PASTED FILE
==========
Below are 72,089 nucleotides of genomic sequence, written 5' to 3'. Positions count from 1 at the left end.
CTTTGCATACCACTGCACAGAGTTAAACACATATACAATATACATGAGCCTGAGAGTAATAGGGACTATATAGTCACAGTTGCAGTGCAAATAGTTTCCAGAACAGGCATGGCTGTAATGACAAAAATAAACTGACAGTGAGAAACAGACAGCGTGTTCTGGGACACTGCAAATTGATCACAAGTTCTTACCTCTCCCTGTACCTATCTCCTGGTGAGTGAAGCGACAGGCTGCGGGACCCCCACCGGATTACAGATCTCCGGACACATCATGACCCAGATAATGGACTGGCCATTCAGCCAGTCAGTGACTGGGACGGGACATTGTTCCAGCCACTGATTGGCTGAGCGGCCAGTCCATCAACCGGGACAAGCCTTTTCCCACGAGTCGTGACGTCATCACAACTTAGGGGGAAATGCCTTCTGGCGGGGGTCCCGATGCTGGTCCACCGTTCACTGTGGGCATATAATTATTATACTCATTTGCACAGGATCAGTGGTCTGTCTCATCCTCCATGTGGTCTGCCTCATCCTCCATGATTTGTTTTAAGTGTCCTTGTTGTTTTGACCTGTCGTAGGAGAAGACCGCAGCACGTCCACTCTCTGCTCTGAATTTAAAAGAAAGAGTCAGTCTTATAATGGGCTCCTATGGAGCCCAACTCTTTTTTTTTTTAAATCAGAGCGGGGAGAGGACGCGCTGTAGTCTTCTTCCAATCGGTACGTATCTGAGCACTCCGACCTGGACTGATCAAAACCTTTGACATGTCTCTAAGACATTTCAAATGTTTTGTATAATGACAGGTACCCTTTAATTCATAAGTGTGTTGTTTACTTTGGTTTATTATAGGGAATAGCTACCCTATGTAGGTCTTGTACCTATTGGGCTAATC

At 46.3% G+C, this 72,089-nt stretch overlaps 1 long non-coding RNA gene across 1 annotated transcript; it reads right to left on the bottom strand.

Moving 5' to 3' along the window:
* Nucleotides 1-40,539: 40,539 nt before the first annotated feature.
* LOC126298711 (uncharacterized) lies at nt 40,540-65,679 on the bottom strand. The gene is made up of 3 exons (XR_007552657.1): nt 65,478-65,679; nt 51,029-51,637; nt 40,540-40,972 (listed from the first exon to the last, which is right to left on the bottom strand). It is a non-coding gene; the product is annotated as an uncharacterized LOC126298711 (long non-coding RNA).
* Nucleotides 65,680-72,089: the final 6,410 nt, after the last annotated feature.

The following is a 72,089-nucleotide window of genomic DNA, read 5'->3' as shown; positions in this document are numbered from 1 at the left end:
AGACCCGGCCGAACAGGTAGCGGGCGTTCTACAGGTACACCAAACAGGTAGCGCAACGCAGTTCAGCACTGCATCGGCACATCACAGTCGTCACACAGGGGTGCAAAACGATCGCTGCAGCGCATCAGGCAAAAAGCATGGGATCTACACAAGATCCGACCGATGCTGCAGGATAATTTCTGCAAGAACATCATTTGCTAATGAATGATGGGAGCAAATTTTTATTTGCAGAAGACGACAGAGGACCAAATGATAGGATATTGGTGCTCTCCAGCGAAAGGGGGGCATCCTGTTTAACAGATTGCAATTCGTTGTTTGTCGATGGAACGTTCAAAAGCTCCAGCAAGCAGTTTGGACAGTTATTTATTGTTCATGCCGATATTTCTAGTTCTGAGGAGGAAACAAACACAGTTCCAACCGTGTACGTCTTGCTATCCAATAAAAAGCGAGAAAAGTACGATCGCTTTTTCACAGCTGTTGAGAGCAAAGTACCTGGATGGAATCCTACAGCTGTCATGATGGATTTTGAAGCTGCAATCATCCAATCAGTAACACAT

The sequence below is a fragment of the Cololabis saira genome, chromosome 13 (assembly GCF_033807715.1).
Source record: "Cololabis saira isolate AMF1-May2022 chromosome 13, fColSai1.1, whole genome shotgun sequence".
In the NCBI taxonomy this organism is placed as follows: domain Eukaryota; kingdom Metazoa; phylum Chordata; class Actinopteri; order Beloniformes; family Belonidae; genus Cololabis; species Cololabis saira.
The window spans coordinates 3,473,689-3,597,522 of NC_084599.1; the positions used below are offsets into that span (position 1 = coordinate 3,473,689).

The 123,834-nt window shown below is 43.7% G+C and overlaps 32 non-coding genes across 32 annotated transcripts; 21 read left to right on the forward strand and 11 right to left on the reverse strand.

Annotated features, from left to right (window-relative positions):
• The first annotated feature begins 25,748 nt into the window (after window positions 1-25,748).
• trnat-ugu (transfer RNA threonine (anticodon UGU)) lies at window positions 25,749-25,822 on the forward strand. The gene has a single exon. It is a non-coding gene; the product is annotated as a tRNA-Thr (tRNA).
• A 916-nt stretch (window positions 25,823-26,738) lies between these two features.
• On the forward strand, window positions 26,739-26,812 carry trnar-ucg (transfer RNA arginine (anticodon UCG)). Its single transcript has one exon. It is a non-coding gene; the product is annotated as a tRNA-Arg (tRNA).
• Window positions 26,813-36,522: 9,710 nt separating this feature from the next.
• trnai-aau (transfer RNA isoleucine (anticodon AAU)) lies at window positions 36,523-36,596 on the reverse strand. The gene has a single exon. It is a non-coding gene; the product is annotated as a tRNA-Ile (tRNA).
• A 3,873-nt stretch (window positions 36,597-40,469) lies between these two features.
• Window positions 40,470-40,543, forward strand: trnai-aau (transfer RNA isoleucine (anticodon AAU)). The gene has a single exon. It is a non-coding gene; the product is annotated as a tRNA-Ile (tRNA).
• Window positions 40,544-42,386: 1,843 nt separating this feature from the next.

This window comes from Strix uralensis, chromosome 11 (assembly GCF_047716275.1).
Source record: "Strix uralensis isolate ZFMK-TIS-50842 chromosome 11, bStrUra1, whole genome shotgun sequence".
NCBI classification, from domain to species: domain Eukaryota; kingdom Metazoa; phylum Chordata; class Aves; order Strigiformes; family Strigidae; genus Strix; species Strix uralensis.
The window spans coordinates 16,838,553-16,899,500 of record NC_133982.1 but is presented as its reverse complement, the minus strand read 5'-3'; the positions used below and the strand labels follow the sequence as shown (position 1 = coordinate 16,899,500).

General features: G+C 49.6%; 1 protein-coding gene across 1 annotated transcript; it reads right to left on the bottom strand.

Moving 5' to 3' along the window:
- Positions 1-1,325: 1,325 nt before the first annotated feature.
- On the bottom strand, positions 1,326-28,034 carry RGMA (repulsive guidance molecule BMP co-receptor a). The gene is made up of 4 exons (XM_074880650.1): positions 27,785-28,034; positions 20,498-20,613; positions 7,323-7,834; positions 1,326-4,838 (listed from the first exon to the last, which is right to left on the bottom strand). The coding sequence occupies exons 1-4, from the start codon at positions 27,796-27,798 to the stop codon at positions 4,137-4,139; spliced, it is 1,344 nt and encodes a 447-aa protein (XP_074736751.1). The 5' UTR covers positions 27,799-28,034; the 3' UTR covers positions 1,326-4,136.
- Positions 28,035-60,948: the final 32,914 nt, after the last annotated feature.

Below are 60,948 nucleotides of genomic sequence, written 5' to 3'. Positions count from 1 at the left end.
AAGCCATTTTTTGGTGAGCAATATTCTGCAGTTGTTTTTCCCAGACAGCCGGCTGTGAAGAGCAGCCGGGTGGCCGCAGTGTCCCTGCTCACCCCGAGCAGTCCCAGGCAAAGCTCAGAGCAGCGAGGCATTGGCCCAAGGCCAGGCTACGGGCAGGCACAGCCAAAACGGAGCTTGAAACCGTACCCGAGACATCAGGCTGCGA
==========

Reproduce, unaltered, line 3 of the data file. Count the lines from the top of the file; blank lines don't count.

At 46.3% G+C, this 72,089-nt stretch overlaps 1 long non-coding RNA gene across 1 annotated transcript; it reads right to left on the bottom strand.